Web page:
Liu: APEC is a non-binding forum, very different from the European Union, a highly integrated regional economic organization, and CPTPP or RCEP, free trade agreements with internationally binding rules. The development of APEC in the past three decades shows that it is APEC's "non-binding" status that allows its members with very different levels of economic development the freedom to discuss cooperation together.
In particular, under the complex environment at present that is not conducive to regional economic integration, including rising anti-globalization, trade protectionism, and geopolitics, APEC's flexibility is even more commendable.
The post-2020 vision is expected to be more comprehensive not only limited in trade and investment, and we still need to look at APEC from a more positive attitude.
CGTN: How do you see China's role in Asia-Pacific regional cooperation?
Liu: China is the largest developing economy in APEC, and has always played its due role since joining APEC in 1991, including hosting the leaders' meeting in 2001 and 2014.
APEC is the first regional cooperation organization China joined, opening the door for China to stride from reform and opening up to integration into regional cooperation, especially in cooperation in trade and investment as well as finance and technology. In the future, China will promote the building of a community with a shared future for mankind and an open world economy based on APEC.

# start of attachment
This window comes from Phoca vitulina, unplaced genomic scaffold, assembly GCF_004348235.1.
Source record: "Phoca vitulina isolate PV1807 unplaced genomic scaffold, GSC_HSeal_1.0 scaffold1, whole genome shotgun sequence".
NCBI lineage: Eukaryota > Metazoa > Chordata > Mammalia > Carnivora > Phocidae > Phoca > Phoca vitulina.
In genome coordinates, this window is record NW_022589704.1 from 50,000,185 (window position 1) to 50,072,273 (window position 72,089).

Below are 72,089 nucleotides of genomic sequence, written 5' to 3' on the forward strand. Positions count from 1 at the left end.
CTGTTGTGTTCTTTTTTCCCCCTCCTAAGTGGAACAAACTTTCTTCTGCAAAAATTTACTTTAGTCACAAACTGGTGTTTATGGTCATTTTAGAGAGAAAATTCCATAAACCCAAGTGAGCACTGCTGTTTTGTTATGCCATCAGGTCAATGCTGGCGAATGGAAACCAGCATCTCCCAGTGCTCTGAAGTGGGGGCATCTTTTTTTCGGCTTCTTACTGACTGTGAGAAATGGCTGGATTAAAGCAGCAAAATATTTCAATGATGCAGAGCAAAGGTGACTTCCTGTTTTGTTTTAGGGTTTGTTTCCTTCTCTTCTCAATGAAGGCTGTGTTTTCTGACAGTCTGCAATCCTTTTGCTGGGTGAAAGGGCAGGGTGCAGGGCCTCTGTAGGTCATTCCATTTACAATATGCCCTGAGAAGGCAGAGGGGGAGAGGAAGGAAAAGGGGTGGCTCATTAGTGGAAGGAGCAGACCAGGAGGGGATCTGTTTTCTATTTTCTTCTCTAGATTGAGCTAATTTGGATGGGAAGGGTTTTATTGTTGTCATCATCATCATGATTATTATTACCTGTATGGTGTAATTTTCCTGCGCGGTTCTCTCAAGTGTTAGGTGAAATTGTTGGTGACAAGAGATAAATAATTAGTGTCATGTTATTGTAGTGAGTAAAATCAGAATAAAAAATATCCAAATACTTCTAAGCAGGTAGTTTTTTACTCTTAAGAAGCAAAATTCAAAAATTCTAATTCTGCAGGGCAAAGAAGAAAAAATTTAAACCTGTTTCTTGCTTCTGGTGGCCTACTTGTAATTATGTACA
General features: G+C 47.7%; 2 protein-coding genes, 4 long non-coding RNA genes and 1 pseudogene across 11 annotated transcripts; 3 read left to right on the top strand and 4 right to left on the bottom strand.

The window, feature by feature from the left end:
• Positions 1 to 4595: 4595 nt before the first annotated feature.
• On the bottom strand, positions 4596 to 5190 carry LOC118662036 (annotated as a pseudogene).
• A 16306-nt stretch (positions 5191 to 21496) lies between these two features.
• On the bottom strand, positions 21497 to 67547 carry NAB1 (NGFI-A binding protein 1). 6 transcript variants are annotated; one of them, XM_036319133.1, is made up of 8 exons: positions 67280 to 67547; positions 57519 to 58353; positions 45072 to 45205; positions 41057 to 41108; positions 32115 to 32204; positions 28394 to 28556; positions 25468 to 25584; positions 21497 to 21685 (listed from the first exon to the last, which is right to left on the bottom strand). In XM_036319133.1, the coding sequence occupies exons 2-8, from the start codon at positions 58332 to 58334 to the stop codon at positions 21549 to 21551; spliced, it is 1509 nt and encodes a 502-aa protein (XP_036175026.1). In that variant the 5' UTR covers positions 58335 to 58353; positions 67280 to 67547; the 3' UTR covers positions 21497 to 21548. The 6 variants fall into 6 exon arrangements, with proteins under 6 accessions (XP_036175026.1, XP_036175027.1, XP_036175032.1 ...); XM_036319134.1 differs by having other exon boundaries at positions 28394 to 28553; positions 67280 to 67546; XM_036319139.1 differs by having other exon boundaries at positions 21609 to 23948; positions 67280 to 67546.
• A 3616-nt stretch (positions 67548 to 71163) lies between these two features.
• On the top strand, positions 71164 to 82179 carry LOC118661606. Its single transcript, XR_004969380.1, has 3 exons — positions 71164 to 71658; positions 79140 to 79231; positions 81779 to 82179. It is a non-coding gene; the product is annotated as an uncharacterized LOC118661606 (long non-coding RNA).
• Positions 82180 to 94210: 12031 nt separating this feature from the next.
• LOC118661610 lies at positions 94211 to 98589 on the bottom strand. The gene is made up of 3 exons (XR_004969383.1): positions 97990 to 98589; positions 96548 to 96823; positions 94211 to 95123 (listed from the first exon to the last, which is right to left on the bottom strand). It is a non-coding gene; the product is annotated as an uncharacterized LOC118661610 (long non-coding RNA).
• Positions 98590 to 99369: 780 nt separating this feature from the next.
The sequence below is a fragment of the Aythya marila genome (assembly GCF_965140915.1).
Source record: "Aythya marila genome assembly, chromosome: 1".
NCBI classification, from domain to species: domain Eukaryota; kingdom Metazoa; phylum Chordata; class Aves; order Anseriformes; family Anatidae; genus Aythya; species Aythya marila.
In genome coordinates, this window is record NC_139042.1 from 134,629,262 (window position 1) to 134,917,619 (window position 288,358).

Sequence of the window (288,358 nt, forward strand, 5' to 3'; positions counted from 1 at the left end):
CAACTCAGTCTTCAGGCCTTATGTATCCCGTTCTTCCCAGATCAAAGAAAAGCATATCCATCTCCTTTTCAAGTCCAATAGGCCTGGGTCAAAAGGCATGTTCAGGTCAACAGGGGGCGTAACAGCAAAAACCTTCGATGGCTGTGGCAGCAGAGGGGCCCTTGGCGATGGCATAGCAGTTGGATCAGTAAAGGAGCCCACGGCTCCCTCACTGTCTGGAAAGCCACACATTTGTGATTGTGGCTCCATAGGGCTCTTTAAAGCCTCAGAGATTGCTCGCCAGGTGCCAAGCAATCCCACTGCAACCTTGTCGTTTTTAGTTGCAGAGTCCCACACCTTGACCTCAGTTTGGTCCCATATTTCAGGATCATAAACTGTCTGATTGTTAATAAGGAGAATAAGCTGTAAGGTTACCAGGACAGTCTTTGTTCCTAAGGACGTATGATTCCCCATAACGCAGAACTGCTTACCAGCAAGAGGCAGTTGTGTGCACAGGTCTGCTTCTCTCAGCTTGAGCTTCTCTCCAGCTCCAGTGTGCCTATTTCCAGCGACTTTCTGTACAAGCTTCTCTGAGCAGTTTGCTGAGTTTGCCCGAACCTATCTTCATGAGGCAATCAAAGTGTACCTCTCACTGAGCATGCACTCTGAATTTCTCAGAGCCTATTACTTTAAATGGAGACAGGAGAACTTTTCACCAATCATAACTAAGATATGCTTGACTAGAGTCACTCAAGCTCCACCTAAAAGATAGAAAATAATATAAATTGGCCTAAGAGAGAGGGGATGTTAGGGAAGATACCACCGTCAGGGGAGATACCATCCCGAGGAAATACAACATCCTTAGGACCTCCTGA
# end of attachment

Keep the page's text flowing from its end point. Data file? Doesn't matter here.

Despite the intensifying game among individual members, the field of cooperation in the Asia-Pacific region is broadening. The signing of RCEP demonstrated that economies in Asia-Pacific actually are trying to avoid the impact of such as geopolitics and willing to promote regional economic integration and cooperation, which is a good trend and needs to be strengthened.
He: APEC will benefit the dual circulation economy. For example, there will be more investment in China, and China can obtain better and more low-cost resources, which is very positive for the development of China's economy and the expansion of its investment and trade cooperation with external parties.
One point to emphasize is that the cooperation between economies in economics, trade, and investment should not be affected no matter how China's relationship with the United States is. And regardless of the role of APEC, China should firmly support it and continues to make active contributions.